Acknowledge your inherent ignorance and limitation and suspend your current sense of knowing. Make space for something new and the unknown, and invite your guides and teachers to show you the way.

In our western world, we all want not only to merely survive but also to succeed. To succeed we feel we need to demonstrate knowledge, to control, to be the leaders of our destiny. When we embark on a spiritual journey, we come to the search with pride, confidence and a businesslike approach, as if this is one more project for us to accomplish. We bring all our drama and fuss and think we can strike a bargain with the unknown, and bring it to its knees. We strangely believe that if we apply simple diligence and repeat to ourselves enough times that we want to reach enlightenment, it is surely going to happen.

But the spiritual path is an entirely different realm and it doesn’t open up to the proud and over-confident. You might think you are already halfway to enlightenment, while never realizing you haven’t even been walking in the right direction.

So, to enter the maze of the spiritual search, you are asked to suspend and renounce all that you think you know about yourself, about life, about reality and the truth, and acknowledge your profound ignorance and conditioning. This is not to make you weak or impotent, and it is not to cripple or disable you in any way; however, the doorway to the path is low and narrow, and you cannot pass through it walking erect and burdened with all your worldly knowledge and belongings. You have to lower yourself and empty yourself enough so you can cross the threshold and enter the kingdom of the spiritual maze.

The first lesson of humbleness

This is your first lesson, and it takes place even before starting the journey (and often during the journey) – the lesson of humbleness. You agree to bow your head down, and admit that all your previous knowledge and experience, all your sophisticated thoughts and ideas, are just irrelevant and a disturbance. You are ready to ‘hand over the keys’ and let someone else ‘drive your car,’ meaning you are prepared for a higher source of guidance to point you the way and lead you for a while. By agreeing to lose your apparent control and let a more experienced traveler direct you, you are following in the right direction toward the center of the maze.

You might think this lesson is easy and mistake it as quite superficial. Beware! The lesson of humbleness will require a very honest admission and its consequences are great. It is almost as if you are defying the instinctive urge to survive because part of our survival includes control and the sense of knowing. Agreeing to relinquish everything you have ever learned, and becoming more like a question mark rather than an exclamation mark, is your first anti-gravitational step toward self-realization.

My first surrender

I remember when I first met my spiritual teacher, I tried to impress him with my life experience and the sophisticated accumulated knowledge I had gathered from spiritual books. I was a lawyer and thought that spirituality was like academia – you just needed to memorize and learn hard enough and you could just get it. It didn’t take long for me to see that this attempt to impress and be someone who already ‘knows’ the truth was standing in the way and making me look ridiculous. My teacher quoted Jesus from the New Testament, who talked about the innocent ones who will enter the kingdom of heaven, and pointed me to this great lesson of humbleness.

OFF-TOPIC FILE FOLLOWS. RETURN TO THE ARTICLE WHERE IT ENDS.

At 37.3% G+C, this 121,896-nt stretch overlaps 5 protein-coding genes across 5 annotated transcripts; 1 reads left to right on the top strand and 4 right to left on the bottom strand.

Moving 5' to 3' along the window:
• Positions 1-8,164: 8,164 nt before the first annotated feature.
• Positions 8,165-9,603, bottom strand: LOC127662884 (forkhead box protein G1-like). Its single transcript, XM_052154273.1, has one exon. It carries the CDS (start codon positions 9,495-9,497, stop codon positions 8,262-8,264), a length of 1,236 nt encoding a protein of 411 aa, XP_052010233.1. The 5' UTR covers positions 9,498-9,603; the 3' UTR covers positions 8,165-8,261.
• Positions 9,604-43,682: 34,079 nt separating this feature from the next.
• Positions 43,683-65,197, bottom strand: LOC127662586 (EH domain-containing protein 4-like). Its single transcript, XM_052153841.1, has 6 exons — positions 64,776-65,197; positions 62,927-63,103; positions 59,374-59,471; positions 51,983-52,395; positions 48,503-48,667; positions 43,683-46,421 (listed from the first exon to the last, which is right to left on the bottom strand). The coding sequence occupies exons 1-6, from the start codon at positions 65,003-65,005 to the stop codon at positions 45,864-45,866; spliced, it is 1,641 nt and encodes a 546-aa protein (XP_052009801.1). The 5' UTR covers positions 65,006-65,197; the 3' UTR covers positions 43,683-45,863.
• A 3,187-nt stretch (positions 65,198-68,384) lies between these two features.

He taught me how to fall in love with this internal state of pure not knowing and to let go of all my inner possessions. At one point I remember telling him I acknowledged my ignorance; that I could see I am made of the past, of society and all of its conditioning and that I could not expect myself to see the path. This honesty helped me to become available to genuinely being guided, with trust and joy. I did not doubt that a day would arrive when my teacher would tell me I can trust my eyes and mind again.

So being humble and admitting one’s limitations is crucial to the starting point of this fantastic inner journey and is vital on every step of the way. After all, awakening and liberation are the opposite movements to accumulation and addition. It is all about subtracting and releasing all that you thought was true so reality can appear instead.

So here are some practical tools for you:

  1. Write down all the things you think you know about the path and the truth; all the things you have read, experienced and heard others talk about. Make a list, if possible, of all your accumulated knowledge and feel the possibility of letting it all go, even if it scares you to be left with nothing that might make you seem important and impressive. Make a small ritual like burning the list or shredding it to bits – anything that might best symbolize to you your readiness to release this unnecessary baggage. Allow yourself to become light and weightless.
  2. Ask yourself the next questions and take your time before you answer. It is about being honest with yourself, so don’t rush:
    1. Am I ready to see that at this point I don’t know the truth? If so, why? How can I know that?
    1. Am I prepared to admit that my so-called knowledge is all based on the past, and is mostly about how I can best survive or experience a constant state of pleasure? If so, why?
    1. Am I ready to let go of the reins and become a true disciple of truth?

If you can say YES to these questions, you are ready to enter the maze.